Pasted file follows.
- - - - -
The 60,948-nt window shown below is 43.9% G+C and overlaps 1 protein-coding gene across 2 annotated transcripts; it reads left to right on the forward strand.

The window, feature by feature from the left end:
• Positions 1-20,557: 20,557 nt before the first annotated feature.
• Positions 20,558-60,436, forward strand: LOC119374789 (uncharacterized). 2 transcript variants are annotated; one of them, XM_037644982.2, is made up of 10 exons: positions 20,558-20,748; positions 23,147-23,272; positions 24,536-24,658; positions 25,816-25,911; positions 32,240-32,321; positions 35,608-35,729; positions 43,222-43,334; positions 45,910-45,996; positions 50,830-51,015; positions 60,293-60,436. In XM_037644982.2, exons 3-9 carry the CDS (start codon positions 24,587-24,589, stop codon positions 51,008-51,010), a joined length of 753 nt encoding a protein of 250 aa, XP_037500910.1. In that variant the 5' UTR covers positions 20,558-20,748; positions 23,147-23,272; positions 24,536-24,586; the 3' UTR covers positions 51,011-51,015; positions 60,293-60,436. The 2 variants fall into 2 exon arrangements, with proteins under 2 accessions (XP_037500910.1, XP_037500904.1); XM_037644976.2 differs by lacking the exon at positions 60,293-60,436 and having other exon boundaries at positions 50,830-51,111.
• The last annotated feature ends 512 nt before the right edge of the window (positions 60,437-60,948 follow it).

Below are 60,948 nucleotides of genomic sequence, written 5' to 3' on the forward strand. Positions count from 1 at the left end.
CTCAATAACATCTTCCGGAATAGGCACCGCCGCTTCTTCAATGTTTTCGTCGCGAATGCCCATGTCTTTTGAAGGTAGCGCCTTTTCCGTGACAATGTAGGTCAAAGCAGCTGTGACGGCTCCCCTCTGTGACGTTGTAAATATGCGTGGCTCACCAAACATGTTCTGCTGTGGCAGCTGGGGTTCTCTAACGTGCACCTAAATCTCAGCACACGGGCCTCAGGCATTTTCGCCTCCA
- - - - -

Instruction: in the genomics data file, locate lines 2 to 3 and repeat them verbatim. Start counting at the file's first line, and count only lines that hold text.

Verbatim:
The window, feature by feature from the left end:
• Positions 1-20,557: 20,557 nt before the first annotated feature.